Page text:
Thursday, March 5, 2020
Attorney Reuben, Whose Committee Took in More than $625,000, Loses to Deputy D.A. Powell; Four Other DDAs—Cole, Fuller, Montalban, Almada—Gain Election, as Does Deputy A.G. Sun
By a MetNews Staff Writer
The adage that “money speaks” was not validated by yesterday’s unofficial results of the elections for nine Los Angeles Superior Court open seats, with Deputy District Attorney Sherry L. Powell, in a “David versus Goliath” victory, landing a judgeship despite her committee being outspent by that of her rival by about 1,000 percent.
Attorney Timothy Reuben, billed on the ballot as “Attorney/Business Owner,” spent well over half a million dollars on his campaign, while Powell’s committee paid out only $5,549.11, as of Feb. 15, the latest date for which figures have been reported. Of the 23 campaigns for judgeships, the highest spending was on Reuben’s bid, with the actual spending apt to have exceeded the $524,111.52 that was reported for 2019 through Feb. 15; funds received of $1,000 or more must be specially reported within 24 hours, and Reuben on Feb. 24 added $50,000 to his coffers and on Feb. 27 chipped in another $55,000.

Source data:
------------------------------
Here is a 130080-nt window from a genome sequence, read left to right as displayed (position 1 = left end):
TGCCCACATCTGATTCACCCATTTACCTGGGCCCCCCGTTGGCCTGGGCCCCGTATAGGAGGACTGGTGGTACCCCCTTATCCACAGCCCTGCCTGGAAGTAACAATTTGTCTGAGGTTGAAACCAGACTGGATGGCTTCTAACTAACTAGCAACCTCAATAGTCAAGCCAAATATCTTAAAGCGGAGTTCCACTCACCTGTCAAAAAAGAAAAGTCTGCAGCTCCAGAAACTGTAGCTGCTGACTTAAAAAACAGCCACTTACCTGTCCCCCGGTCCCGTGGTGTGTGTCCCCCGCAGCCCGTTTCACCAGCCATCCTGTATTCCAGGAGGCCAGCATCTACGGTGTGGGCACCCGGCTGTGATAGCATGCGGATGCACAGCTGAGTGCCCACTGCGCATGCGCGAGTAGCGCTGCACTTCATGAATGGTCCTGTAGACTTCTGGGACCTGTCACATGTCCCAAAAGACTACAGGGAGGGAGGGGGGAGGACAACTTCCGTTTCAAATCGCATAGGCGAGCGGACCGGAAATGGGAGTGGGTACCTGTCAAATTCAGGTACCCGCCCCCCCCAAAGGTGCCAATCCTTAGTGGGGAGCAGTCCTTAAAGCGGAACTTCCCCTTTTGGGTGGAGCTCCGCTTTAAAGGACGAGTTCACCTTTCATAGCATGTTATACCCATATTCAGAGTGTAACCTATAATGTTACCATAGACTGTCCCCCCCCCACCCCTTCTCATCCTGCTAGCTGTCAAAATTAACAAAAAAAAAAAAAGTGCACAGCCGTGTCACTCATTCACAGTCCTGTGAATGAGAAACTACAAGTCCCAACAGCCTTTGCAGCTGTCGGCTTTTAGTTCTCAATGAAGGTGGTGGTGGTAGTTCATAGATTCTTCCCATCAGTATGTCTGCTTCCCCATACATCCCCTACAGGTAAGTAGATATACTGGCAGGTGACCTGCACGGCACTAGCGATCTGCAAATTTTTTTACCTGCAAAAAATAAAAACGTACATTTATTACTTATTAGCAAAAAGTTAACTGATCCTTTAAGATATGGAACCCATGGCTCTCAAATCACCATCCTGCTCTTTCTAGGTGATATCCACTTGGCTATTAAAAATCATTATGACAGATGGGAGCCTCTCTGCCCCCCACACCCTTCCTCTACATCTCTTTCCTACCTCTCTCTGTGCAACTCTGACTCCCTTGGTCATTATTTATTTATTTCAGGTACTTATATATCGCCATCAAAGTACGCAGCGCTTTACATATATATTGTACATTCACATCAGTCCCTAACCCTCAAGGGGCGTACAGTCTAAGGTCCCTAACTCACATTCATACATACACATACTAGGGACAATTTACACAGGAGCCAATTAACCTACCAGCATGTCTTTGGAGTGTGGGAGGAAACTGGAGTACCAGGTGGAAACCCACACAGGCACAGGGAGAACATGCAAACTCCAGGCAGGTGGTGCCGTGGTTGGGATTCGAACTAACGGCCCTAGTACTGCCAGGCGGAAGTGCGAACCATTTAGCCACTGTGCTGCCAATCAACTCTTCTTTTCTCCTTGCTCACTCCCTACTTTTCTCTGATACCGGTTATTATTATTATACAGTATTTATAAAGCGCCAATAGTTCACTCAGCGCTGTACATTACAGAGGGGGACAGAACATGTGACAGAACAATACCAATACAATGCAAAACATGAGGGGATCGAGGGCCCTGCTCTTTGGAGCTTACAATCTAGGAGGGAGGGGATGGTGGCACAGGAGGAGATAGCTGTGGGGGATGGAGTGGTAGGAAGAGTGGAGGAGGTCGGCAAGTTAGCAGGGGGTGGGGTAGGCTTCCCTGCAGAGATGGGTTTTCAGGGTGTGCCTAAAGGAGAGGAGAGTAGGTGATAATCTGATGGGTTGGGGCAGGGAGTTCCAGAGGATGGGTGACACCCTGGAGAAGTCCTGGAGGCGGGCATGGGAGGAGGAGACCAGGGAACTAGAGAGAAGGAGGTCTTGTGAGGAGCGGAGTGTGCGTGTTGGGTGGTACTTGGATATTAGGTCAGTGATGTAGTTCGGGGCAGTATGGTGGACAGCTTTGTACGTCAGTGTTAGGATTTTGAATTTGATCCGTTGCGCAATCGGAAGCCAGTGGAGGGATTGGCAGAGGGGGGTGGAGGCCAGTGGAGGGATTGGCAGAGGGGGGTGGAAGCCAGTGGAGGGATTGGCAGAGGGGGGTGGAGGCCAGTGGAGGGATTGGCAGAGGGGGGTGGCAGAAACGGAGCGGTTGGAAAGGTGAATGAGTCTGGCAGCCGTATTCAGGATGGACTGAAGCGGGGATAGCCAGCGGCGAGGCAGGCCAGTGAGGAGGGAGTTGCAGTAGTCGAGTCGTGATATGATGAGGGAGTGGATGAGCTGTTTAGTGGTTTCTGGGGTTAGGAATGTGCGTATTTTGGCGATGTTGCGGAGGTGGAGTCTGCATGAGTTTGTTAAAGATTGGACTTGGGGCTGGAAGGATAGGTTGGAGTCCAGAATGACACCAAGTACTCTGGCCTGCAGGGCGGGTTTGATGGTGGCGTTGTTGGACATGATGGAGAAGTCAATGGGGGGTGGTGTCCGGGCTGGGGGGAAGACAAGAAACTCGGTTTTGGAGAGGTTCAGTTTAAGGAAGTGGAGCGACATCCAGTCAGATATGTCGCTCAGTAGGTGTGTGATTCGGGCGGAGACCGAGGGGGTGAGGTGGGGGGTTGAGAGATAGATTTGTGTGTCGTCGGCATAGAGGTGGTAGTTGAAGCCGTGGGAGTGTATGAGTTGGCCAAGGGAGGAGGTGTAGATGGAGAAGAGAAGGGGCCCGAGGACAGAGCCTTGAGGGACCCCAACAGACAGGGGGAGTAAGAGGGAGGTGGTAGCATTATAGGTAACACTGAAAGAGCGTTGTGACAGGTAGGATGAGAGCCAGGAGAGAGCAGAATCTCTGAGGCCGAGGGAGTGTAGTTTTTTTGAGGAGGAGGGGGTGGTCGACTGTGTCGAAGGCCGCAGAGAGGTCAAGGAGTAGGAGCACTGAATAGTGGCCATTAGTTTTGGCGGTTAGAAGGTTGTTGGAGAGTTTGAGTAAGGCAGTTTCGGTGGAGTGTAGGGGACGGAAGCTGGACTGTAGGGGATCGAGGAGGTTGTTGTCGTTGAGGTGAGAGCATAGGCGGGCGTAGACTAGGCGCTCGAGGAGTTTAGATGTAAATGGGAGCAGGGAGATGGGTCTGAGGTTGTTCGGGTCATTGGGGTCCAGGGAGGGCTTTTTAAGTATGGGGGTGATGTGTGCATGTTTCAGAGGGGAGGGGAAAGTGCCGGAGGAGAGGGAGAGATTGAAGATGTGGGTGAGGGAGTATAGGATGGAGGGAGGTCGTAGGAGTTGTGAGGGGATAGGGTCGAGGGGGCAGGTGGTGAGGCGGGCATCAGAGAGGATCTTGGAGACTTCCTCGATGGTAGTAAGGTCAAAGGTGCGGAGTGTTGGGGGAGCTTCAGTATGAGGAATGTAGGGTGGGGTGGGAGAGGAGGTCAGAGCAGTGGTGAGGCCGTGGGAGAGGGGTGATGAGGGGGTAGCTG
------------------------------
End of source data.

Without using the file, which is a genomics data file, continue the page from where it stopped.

The perception that voters are wearying of candidates with tough-on-crime images—the notion underlying George Gascon’s apparently failed bid to unseat District Attorney Jackie Lacey—was not borne out in judicial races, with a deputy district attorney coming in first in eight of the contests. The only candidate with the ballot designation of “Deputy District Attorney, County of Los Angeles” who suffered a loss was Robert “Bob” Villa, whose opponent, Linda Sun, had the stronger title of “Deputy Attorney General, State of California.”
Gaining office, aside from Powell and Sun, were Deputy District Attorneys Emily Cole, Kenneth M. Fuller, Adan Montalban, and Manuel Alejandro Almada. Cole, with 83.24 of the ballots cast in her favor, was the highest vote-getter among the judicial candidates in the county (other than Deputy District Attorneys Shannon Cooley, Michelle Kelley, and Lana Kim who drew no opponents, and thus had 100 percent of the vote).